Hawai‘i DOH Confirms 2019’s 3rd Rat Lungworm Case on Hawai‘i Island

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The rat lungworm parasite under a microscope. PC: Dr. Susan Jarvi

The Hawai‘i Department of Health (DOH) has confirmed a case of rat lungworm disease (angiostrongyliasis) contracted on Hawai‘i Island, the DOH reported on April 25, 2019.

The individual is a resident of East Hawai‘i and is the third person from Hawai‘i County to test positive for angiostrongyliasis in 2019, bringing the statewide total to three laboratory-confirmed cases this year.

Health officials learned recently about the case, although the individual may have been infected as early as February. Laboratory testing though DOH’s State Laboratories Division confirmed the individual’s infection in mid-April. The individual was hospitalized, and the exact source of infection could not be identified.


“Diagnosis and treatment of this disease is incredibly difficult, especially since there is still much we don’t know about the parasite and the disease,” said Health Director Bruce Anderson. “The Governor’s Joint Task Force on Rat Lungworm Disease has done extensive work to develop preliminary clinical guidance for local physicians who may encounter patients with the disease and physician trainings will continue this year. That work, along with immediate reporting by physicians is critical to facilitate prompt, accurate diagnosis and appropriate patient management.”

Last year, the Governor’s Joint Task Force on Rat Lungworm Disease developed new preliminary guidelines and made them available to Hawai‘i physicians immediately, providing clear diagnosis, treatment, and management guidance for timely identification and care for patients who have contracted the disease. The guidelines are available at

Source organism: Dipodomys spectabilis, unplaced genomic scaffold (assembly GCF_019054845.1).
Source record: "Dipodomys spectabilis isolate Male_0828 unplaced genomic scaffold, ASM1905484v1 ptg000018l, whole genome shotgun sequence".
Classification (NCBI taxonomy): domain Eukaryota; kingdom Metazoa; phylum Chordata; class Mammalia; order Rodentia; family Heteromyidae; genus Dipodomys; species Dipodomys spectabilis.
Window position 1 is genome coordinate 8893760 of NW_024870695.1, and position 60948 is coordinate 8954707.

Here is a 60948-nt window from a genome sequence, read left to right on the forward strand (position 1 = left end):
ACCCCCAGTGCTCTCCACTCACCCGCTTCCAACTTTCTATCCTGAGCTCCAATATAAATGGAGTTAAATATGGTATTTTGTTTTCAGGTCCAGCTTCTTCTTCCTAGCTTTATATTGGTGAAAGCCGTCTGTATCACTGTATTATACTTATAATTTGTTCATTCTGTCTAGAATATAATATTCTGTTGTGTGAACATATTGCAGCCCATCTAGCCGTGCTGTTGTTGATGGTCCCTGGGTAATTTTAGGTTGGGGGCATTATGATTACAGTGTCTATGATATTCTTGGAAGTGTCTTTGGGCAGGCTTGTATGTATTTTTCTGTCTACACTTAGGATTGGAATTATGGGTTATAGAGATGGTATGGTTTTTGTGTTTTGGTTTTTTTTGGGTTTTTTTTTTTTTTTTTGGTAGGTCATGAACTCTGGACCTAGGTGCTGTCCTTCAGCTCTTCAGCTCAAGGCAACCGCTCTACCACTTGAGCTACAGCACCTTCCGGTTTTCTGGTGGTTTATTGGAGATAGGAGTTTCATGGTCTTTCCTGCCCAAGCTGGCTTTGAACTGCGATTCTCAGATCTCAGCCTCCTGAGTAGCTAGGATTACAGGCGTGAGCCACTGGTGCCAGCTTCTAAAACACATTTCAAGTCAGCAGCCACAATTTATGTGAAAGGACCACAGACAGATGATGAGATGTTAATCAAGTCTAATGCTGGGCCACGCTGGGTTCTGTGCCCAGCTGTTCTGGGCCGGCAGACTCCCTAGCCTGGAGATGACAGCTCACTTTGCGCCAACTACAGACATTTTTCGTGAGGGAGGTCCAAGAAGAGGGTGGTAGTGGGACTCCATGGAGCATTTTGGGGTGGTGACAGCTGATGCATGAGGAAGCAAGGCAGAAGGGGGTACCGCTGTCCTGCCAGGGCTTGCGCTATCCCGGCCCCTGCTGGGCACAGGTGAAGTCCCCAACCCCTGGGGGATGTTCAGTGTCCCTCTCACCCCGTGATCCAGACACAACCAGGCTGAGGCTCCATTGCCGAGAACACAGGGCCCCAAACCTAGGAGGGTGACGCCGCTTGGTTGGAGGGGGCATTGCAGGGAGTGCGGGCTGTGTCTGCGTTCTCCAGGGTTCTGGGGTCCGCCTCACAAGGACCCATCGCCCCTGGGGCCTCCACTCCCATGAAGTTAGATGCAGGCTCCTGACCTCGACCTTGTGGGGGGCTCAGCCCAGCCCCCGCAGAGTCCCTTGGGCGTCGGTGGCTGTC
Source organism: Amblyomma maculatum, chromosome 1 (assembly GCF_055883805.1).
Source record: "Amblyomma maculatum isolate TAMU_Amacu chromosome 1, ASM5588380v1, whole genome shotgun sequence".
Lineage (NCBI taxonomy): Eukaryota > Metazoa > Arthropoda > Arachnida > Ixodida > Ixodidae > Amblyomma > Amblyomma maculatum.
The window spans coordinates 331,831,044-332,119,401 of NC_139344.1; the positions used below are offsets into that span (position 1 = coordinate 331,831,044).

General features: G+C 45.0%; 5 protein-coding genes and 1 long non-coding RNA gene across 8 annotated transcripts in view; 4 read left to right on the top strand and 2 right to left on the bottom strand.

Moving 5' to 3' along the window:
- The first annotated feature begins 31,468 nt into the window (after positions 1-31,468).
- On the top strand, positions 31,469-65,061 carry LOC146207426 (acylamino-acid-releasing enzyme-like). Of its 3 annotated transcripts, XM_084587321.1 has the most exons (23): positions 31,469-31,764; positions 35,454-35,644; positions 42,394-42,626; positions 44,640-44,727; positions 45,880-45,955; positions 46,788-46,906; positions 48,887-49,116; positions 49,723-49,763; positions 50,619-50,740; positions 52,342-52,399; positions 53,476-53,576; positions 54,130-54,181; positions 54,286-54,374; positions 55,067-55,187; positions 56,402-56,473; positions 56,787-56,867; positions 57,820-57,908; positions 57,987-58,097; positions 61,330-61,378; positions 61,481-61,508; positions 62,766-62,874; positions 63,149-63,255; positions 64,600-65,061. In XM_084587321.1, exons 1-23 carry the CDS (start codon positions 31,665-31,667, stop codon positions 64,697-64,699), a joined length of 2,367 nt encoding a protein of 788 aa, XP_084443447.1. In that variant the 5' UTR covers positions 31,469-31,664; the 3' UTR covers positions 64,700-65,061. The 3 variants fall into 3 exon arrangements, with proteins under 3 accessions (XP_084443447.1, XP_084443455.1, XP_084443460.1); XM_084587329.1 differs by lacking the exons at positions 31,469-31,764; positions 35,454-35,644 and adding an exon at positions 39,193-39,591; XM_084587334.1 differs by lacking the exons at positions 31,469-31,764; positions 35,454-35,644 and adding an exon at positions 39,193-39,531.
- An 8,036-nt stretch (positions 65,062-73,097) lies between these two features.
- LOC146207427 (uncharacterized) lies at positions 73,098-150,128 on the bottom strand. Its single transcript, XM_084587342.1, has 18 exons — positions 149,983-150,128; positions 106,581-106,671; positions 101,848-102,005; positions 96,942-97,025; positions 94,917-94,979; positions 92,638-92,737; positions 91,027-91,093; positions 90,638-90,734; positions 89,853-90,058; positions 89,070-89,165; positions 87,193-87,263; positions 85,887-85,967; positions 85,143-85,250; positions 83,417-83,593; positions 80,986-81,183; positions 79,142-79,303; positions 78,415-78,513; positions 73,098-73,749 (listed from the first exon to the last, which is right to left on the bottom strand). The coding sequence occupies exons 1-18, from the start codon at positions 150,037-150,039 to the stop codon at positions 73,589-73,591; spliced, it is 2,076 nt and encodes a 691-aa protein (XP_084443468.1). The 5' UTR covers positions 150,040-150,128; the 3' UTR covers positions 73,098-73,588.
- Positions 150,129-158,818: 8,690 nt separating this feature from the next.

DOH provides the following recommendations to prevent rat lungworm disease:

  • Control snail, slug, and rat populations around homes, gardens and farms. Get rid of these vectors safely by clearing debris where they might live, and also using traps and baits. Always wear gloves for safety when working outdoors.
  • Inspect, wash and store produce in sealed containers, regardless of whether it came from a local retailer, farmer’s market, or backyard garden.
  • Wash all fruits and vegetables under clean, running water to remove any tiny slugs or snails. Pay close attention to leafy greens.

For more information about rat lungworm disease and how to prevent its spread, visit:

DOH website
HDOA website
CTAHR website
CDC website

Angiostrongyliasis, commonly known as rat lungworm disease, is caused by a parasitic roundworm and can have debilitating effects on an infected person’s brain and spinal cord. In Hawai‘i, most people become ill by accidentally ingesting a snail or slug infected with the parasite Angiostrongylus cantonensis (A. cantonensis). Symptoms vary widely between cases, and the most common ones include severe headaches and neck stiffness. The most serious cases experience neurological problems, severe pain and long-term disability.

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